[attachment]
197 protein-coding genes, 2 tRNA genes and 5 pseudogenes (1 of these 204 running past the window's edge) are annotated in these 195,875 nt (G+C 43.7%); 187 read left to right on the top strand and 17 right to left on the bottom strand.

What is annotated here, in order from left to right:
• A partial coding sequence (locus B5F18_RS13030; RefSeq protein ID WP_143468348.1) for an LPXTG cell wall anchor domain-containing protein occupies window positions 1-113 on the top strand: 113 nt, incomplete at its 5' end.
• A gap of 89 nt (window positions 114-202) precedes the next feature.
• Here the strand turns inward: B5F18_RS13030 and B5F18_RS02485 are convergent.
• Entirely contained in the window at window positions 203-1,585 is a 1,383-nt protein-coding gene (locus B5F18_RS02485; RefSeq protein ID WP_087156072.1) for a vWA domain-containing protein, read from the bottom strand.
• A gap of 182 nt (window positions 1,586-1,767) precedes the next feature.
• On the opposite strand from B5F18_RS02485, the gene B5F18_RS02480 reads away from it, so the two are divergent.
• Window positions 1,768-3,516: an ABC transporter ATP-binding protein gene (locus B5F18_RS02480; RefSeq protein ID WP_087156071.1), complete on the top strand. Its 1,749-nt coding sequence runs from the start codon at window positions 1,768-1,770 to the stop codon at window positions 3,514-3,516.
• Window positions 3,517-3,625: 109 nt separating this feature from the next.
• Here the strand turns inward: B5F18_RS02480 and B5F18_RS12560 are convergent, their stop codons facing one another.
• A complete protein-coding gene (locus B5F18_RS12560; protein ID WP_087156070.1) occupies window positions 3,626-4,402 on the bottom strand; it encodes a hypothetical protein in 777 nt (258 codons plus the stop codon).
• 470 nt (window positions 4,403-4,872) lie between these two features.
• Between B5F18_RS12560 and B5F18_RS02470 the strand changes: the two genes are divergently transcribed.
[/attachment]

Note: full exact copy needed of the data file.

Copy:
197 protein-coding genes, 2 tRNA genes and 5 pseudogenes (1 of these 204 running past the window's edge) are annotated in these 195,875 nt (G+C 43.7%); 187 read left to right on the top strand and 17 right to left on the bottom strand.

What is annotated here, in order from left to right:
• A partial coding sequence (locus B5F18_RS13030; RefSeq protein ID WP_143468348.1) for an LPXTG cell wall anchor domain-containing protein occupies window positions 1-113 on the top strand: 113 nt, incomplete at its 5' end.
• A gap of 89 nt (window positions 114-202) precedes the next feature.
• Here the strand turns inward: B5F18_RS13030 and B5F18_RS02485 are convergent.
• Entirely contained in the window at window positions 203-1,585 is a 1,383-nt protein-coding gene (locus B5F18_RS02485; RefSeq protein ID WP_087156072.1) for a vWA domain-containing protein, read from the bottom strand.
• A gap of 182 nt (window positions 1,586-1,767) precedes the next feature.
• On the opposite strand from B5F18_RS02485, the gene B5F18_RS02480 reads away from it, so the two are divergent.
• Window positions 1,768-3,516: an ABC transporter ATP-binding protein gene (locus B5F18_RS02480; RefSeq protein ID WP_087156071.1), complete on the top strand. Its 1,749-nt coding sequence runs from the start codon at window positions 1,768-1,770 to the stop codon at window positions 3,514-3,516.
• Window positions 3,517-3,625: 109 nt separating this feature from the next.
• Here the strand turns inward: B5F18_RS02480 and B5F18_RS12560 are convergent, their stop codons facing one another.
• A complete protein-coding gene (locus B5F18_RS12560; protein ID WP_087156070.1) occupies window positions 3,626-4,402 on the bottom strand; it encodes a hypothetical protein in 777 nt (258 codons plus the stop codon).
• 470 nt (window positions 4,403-4,872) lie between these two features.
• Between B5F18_RS12560 and B5F18_RS02470 the strand changes: the two genes are divergently transcribed.